Is the EU betting on hydrogen? The Commission’s strategy

Barbara Macedo
hydrogen strategy

Hydrogen is experiencing an unprecedented political momentum in Europe. As part of the EU comprehensive ambition to achieve Climate Neutrality by 2050, the number of initiatives promoting renewable based hydrogen are increasing. The recently published Hydrogen Strategy outlines a blueprint for the deployment of a hydrogen economy in Europe and highlights Europe’s conviction that it is a key energy player for the future.


Despite the advances in green electricity production, there are still many challenges to be overcome to enable Europe to become climate neutral in the upcoming decades, and hydrogen technologies are expected to contribute to providing viable solutions to several of the critical issues. As hydrogen storage can be long term and with minimal loss, it can add to flexibility in the energy system and help to solve the problem of structural imbalances in electricity grids resulting from the intermittent provision from renewable sources such as wind and solar.

Additionally, as H2 can generate about 39.4 kWh/kg when combusted – approximately three times more than from fossil fuels – with the advantage of releasing only water in the combustion process, it will reduce greenhouse gas emissions in a wide range of sectors especially in those finding it difficult to cut emissions. These include the energy intensive industries such as in steel, cement and chemical production, as well as in heavy-duty transport, shipping and aviation.

Currently about 120 million tonnes of hydrogen are produced per year, of which 95% derives from fossil fuels, with greenhouse emissions as an output. Despite the fact that there is expressive clean hydrogen production – achieved through carbon capture and storage (CCS) (blue H2) technologies or a renewable-based production (green H2) – technology to produce hydrogen with no further greenhouse gas emissions is available. Water electrolysis presently appears to be the most promising here to produce high purity green hydrogen.

Even if the technology already exists, producing clean hydrogen competitively is still a major challenge. Fossil-based hydrogen at around €1.5 /kg in EU, highly dependent on natural gas prices, renewable-based hydrogen ranging from €2.5 – € 5.5/kg and the electrolyser capital expenditure, the levelised cost of electricity (LCOE) and the number of operating hours (load factor) are the main price drivers.


Despite the growing investments in the field, hydrogen must be scaled up to meet its potential, and to achieve this, the European Commission has set a gradual trajectory.

From 2020 to 2024, the Commission’s objective is to install at least 6 GW of renewable hydrogen electrolysers in the EU and produce up to 1 million tonnes of renewable hydrogen. At this phase, the focus would be on scaling-up the manufacture of electrolysers, the development of hydrogen fueling stations and drawing up a regulatory framework. The European Clean Hydrogen Alliance, announced in the Commission’s New Industrial Strategy, should help in building up a robust pipeline of investments.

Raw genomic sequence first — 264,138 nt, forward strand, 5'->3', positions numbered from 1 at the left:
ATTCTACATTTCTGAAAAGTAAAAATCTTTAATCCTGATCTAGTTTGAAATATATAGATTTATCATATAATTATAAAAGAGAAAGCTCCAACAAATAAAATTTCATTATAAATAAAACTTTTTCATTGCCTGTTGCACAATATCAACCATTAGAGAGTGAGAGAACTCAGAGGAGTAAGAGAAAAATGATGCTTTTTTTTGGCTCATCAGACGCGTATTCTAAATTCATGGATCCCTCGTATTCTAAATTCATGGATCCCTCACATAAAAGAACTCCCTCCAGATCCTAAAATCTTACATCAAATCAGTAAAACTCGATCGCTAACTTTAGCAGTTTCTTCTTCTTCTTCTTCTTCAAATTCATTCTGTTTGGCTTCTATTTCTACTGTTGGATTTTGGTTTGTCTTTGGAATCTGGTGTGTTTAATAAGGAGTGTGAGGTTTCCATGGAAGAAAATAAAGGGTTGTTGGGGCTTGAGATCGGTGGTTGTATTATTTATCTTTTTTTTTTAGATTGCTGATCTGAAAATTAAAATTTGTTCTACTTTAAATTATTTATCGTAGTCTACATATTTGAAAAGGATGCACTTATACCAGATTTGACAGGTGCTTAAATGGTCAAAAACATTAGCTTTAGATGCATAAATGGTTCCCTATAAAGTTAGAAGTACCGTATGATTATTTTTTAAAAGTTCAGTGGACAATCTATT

From 2025 to 2030, the target is to install at least 40 Gw of renewable hydrogen electrolysers and to achieve the production of up to 10 million tonnes of renewable hydrogen in the EU, so that hydrogen will become an intrinsic part of Europe’s integrated energy system. Renewable hydrogen is expected to gradually become cost-competitive.

From 2030 to 2050, the aim is for renewable hydrogen technologies to reach maturity and be deployed on a large scale across all hard-to-decarbonise sectors.

However, the deployment of a hydrogen economy requires a strong coordination across the value chain. Hence, the Hydrogen Strategy approach is to deal with the production of hydrogen from renewable sources to the creation of market demand, passing through the development of infrastructure to supply hydrogen to the end-consumers and the creation of a regulatory framework and standards. Despite the European Commission aiming for renewable-based hydrogen produced though water electrolysis, it also foresees the production of low-carbon hydrogen based on fossil fuels with carbon capture in a transition period.

The strategy also involves an international perspective promoting cooperation with Southern and Eastern Neighbourhood partners and with the African Union under the Africa-Europe Green Energy Initiative. Cooperation between the EU and the Ukraine and the North African countries had already been foreseen in the 2X40 GW Green Hydrogen Initiative of Hydrogen Europe, which estimated that a 40 GW electrolyser capacity for Europe in 2030 would produce 4.4 million tonnes of green hydrogen, 25% of the total EU hydrogen market forecasted for that year. This would create exporting opportunities for the MENA countries, which have abundant renewable energy resources and a low levelised cost of energy, being, therefore, capable of producing low-cost hydrogen.

Consequently, clean hydrogen is a promising alternative for energy storage and the decarbonisation of heavy-duty transport and energy intensive industries, and developing countries are expected to play a key role. Hydrogen can enable renewables to provide an even greater contribution to the energy transition, stimulating innovation, employment and growth, key factors in COVID-19 recovery, and, as well, create opportunities for developing countries.